Politics 05/01/2022

Spanish government disavows Minister Garzón for criticising megafarms

The head of Consumer Affairs says that "animals are mistreated" and that meat of "poorer quality" is produced at megafarms

3 min
The Minister of Consumer Affairs, Alberto Garzón.

MadridThe Spanish government has disavowed the Minister of Consumer Affairs, Alberto Garzón, for his criticism of industrial livestock farming, and it is not the first time it has done so in recent months. In an interview published in British newspaper The Guardian he stated that megafarms "They pollute the soil, they pollute the water and then they export this poor quality meat from these ill-treated animals." "It's a worse quality meat, it's ill-treatment of animals and it has a huge and disproportionate ecological impact," he said in Spanish, according to the transcript he posted on his Twitter account. Despite the fact that the interview is from December 26th, this Tuesday controversy arose when some media retrieved it: in English the term poor quality instead of worse was used, and this caused opposition parties and meat companies to attack Garzón.

"The Minister's considerations are contextualized in their personal perception", explained this Wednesday the spokesperson of the Spanish government, Isabel Rodríguez, in an interview to La Sexta, in which she dissociated herself from the leader of Izquierda Unida's opinions. When asked if he would have to rectify or resign, the also Minister of Territorial Policy said that this question would have to be asked to the minister himself.

In a tweet, Garzón has spoken of a "ball" that began on Monday "driven by the lobby of certain large companies that promote polluting macro-farms". Rodríguez has wanted to back the sector making it clear that for Spain it is "a fundamental priority from the economic point of view", that the meat industry "conforms to quality standards, generates jobs, is an element of territorial cohesion and respect of the environment".

The government has thus tried to put an end to the controversy, which had been joined by the main opposition parties. The leader of the PP, Pablo Casado, has described as "unacceptable" what he considers an "attack on farmers and on the image of our country". The president of Cs, Inés Arrimadas, has also joined him: "It has been the meat sector's turn to suffer his high level of ignorance and sectarianism. Spain does not deserve a minister like this and we will force Congress to vote for his reprobation", she tweeted.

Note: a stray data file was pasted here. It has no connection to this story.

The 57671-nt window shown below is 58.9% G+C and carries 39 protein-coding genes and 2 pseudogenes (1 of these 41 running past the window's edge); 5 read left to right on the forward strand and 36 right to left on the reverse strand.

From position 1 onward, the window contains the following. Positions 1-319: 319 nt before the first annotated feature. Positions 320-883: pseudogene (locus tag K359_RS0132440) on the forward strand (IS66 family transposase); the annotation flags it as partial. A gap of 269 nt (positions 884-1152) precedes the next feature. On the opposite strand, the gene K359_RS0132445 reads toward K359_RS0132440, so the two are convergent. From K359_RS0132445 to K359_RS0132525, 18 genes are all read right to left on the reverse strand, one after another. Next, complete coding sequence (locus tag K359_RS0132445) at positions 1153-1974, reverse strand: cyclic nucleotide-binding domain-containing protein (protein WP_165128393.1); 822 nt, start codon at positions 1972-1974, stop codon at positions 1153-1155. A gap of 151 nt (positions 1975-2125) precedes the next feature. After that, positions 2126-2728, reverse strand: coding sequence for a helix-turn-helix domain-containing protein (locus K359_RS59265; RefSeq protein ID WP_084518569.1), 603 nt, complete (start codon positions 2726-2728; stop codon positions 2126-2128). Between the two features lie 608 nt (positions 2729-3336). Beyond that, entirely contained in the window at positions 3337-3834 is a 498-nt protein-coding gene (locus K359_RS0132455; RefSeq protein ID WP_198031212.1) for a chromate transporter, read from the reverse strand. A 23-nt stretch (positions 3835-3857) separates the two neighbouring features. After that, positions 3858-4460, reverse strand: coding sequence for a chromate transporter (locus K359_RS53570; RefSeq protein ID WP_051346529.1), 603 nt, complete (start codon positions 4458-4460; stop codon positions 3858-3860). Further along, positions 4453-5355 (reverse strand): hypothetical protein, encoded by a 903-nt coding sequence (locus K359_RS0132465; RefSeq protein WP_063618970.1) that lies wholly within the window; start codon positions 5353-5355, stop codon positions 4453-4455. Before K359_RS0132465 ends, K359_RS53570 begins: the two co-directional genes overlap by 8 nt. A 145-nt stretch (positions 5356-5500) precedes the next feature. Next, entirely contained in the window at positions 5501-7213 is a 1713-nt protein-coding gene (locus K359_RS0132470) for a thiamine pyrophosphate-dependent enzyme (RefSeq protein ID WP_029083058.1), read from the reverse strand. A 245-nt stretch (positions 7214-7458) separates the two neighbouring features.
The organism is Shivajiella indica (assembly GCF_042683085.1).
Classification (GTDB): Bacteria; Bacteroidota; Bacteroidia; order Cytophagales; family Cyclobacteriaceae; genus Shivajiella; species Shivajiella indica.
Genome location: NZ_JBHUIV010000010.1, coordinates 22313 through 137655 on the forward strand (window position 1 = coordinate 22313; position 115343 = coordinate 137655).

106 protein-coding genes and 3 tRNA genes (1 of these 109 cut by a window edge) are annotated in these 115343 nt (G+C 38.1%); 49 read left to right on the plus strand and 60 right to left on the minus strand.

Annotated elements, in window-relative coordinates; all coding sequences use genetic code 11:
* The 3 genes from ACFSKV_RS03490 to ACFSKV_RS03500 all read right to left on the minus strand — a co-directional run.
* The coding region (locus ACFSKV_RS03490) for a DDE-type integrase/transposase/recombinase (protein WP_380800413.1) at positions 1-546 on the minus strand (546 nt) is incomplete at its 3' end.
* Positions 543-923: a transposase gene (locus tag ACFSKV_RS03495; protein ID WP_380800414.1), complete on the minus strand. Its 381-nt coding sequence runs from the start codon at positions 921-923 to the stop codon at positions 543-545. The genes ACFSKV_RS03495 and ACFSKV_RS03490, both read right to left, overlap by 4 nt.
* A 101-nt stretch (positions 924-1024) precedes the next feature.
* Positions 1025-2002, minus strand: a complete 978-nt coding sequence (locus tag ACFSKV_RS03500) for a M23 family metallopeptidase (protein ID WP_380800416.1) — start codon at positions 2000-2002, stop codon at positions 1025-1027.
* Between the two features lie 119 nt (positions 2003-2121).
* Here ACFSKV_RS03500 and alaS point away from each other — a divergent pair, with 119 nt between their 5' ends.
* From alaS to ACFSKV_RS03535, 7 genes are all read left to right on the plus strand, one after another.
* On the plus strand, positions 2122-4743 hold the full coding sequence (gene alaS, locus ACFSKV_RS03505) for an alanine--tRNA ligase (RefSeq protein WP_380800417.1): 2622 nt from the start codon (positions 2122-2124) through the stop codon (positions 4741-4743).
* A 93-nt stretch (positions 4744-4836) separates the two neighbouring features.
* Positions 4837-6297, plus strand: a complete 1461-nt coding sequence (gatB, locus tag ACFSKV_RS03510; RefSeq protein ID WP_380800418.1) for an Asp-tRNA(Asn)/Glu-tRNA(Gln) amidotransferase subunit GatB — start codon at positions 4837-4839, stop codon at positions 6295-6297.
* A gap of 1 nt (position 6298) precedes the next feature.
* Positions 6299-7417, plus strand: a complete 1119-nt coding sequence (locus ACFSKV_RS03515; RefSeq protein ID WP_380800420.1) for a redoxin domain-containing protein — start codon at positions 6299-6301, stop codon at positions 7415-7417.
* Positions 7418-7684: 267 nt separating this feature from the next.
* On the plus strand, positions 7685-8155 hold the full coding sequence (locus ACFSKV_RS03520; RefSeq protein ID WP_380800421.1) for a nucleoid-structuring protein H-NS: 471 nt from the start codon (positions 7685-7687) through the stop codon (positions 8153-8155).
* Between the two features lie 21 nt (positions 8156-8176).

The right thus joined companies and associations that have called for Garzón's resignation. CEOE employers' association issued a statement this noon in which it endorsed the criticism made by agricultural employers' association Asaja – it has described Garzón's statements as "inadmissible" – and has recalled that livestock meat production accounts for 7.8% of greenhouse gas emissions, according to data from the Ministry of Ecological Transition. The CEOE points out that the sector contributed €8.6bn in exports in 2020 to the Spanish trade balance.

Campaign in Castilla y León

Criticism of Garzón has also come from the PSOE. The president of Aragón, Javier Lambán, has said that the minister's statements are an "insult to intelligence" and has stressed that they represent a "direct aggression to the Aragonese economy". Another of the communities with an important weight of the primary sector is Castilla y León, now in the run up to the 13 February elections. Its president, Alfonso Fernández Mañueco (PP), was one of the first to attack Garzón.

The Spanish government's disavowal of Garzón could also be read as related to the elections, given that rural affairs are crucial in this campaign and the rise of the regional platforms in the "emptied Spain" is a threat to the interests of pretty much all parties, both on the left and on the right. Either way, it is not the first time that the Spanish government disavows Garzón on the same issue. "Personally speaking, a medium-rare steak is hard to beat", president Pedro Sánchez said a few months ago the president, after a controversy that had originated after Garzón said that in the State between two and five times more meat than recommended was consumed.